Two proteins, ATG12 and ATG5 Might Help People Developing Innovative Cancer Therapies
Scientists at The Scripps Research Institute (TSRI) have found two key subunits within a cell that helps maintaining cell health. They identified how the two proteins help create organelles. Their discoveries make people think about interfering with the formation of these organelles and lead to new therapies for cancer.
Their findings were published on the journal Nature Structural & Molecular Biology on Dec. 2, 2012. Their research was supported by National Institutes of Health (NIH) grant and funded by Japan Science and Technology Agency through the Keio Kanrinmaru Project.
Past studies have shown that several proteins involve in macroautophagy which mainly eradicate damaged cell organelles or unused proteins. This involves the formation of a double membrane around the organelle known as an autophagosome that acts like a trash bag that removes toxic materials and provides the cell with nutrition through recycling. During this process, autophagosome needs many proteins work together to execute autophagy and it breaks down large proteins, invasive pathogens, cell waste and toxic materials. Some proteases, such as ATG12, ATG5 and ATG3 play vital role in this process. In addition, one key protein, LC3, attaches to a lipid, or fat molecule, on the autophagosome membrane. Yet LC3 cannot attach to a lipid without the help of ATG12 and ATG5, and a cell will only form an autophagosome if the linkage, or conjugate, between these two molecules has been established. These proteins are linked, but no one knows why and how. “We're very excited to have determined the structure of these linked proteins so that the information is available to do the next level of research." said Takanori Otomo, the TSRI scientist who led the effort.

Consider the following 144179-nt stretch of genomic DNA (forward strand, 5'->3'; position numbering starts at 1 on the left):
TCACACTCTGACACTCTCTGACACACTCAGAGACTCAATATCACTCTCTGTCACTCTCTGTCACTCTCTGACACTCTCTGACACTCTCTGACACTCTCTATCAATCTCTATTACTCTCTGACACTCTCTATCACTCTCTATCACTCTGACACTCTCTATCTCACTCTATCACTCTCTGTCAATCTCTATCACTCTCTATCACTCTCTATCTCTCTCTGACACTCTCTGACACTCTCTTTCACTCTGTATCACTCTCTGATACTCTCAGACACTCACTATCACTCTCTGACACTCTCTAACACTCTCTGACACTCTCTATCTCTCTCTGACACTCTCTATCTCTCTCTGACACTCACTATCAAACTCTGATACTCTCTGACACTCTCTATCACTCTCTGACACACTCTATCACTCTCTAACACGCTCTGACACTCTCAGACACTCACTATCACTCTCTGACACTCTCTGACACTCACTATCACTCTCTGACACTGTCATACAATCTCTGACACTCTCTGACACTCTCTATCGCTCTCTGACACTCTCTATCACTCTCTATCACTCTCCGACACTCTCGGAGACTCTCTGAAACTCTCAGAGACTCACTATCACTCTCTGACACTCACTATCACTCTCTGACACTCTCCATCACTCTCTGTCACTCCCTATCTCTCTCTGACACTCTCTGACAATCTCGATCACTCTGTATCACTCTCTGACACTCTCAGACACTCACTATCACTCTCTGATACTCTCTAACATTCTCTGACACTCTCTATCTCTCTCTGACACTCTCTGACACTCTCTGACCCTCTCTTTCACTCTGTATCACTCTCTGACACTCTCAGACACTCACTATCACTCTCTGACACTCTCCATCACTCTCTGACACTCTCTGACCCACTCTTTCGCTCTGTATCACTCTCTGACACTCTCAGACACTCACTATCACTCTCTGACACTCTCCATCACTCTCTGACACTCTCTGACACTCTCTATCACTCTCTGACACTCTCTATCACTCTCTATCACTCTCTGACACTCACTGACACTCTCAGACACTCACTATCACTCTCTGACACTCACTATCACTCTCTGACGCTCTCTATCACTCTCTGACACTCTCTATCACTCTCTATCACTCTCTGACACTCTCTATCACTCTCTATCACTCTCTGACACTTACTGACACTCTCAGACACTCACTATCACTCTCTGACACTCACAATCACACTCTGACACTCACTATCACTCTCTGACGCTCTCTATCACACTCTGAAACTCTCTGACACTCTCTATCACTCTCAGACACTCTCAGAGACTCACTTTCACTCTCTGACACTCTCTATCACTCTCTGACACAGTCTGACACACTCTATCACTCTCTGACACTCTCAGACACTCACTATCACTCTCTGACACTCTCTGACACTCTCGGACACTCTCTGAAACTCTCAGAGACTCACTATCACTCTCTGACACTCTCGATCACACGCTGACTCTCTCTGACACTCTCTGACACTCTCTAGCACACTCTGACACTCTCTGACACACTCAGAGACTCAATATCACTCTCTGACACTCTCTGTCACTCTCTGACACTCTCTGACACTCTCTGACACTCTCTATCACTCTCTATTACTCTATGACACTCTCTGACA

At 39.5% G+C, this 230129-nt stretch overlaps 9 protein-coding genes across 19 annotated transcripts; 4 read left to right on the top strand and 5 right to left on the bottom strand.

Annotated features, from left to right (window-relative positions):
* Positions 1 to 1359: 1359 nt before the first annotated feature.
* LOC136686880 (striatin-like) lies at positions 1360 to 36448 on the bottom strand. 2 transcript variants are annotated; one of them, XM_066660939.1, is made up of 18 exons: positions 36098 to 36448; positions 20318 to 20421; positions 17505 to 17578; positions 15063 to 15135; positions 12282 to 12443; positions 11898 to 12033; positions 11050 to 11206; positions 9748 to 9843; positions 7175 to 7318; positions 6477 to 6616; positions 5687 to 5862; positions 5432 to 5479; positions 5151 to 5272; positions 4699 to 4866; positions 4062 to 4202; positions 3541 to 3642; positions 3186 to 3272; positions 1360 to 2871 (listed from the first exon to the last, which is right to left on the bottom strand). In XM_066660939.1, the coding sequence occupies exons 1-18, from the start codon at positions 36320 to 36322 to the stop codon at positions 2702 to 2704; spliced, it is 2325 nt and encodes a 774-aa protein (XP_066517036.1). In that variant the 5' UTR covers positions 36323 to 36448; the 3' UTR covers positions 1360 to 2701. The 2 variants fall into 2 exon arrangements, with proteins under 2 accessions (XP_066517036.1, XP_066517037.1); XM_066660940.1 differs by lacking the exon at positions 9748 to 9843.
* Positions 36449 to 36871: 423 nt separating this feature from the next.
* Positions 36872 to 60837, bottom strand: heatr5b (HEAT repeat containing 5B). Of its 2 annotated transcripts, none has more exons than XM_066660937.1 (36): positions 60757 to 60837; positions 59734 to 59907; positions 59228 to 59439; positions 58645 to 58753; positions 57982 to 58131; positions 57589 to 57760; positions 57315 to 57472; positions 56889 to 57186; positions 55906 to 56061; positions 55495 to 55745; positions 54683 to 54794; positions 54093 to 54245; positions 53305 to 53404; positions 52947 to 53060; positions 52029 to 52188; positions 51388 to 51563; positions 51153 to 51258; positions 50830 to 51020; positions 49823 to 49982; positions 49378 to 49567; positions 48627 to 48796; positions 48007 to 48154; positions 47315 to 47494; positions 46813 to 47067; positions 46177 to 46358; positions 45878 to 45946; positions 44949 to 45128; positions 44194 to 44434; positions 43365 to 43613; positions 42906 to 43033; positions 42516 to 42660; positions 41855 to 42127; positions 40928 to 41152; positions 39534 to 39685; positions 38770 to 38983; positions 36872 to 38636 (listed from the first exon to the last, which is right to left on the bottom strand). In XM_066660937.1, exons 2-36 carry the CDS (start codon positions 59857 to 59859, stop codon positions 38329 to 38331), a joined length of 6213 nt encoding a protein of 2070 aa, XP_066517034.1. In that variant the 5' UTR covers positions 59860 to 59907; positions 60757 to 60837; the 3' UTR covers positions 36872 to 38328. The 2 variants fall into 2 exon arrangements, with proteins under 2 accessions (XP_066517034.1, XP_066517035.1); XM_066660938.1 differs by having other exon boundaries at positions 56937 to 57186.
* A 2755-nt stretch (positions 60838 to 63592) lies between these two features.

They set out to determine the shape of the ATG12-ATG5 conjugate, and to find out why it was needed for LC3 lipidation. Using a method called X-ray crystallography, they can unveil the details of this conjugate: when ATG12 and ATG5 come together, they form a rigid architecture and create a surface area that is made up of evolutionarily conserved amino acids and facilitates LC3 lipidation. The researchers confirmed this finding by mutating those conserved amino acids, which prevented an autophagosome from forming. They also identified a surface on the ATG12-ATG5 conjugate that binds to ATG3, another enzyme required to attach LC3 to the lipid.
With the new finding, scientists thought maybe they could find innovative cancer treatment direction by inhibiting autophagosome formation. For example, a drug that directly inhibits ATG3 binding used in coordination with current therapies to make cancer treatments more effective, starve cancer cells and prolong therapy survival. Researchers are now doing more studies in order to clearly figure out the molecular mechanisms of each step of autophagy, which can make them develop a better idea of how to manipulate the pathway for therapeutic purposes.
However, this field is still young and there are a lot of unknowns. This work is just the beginning.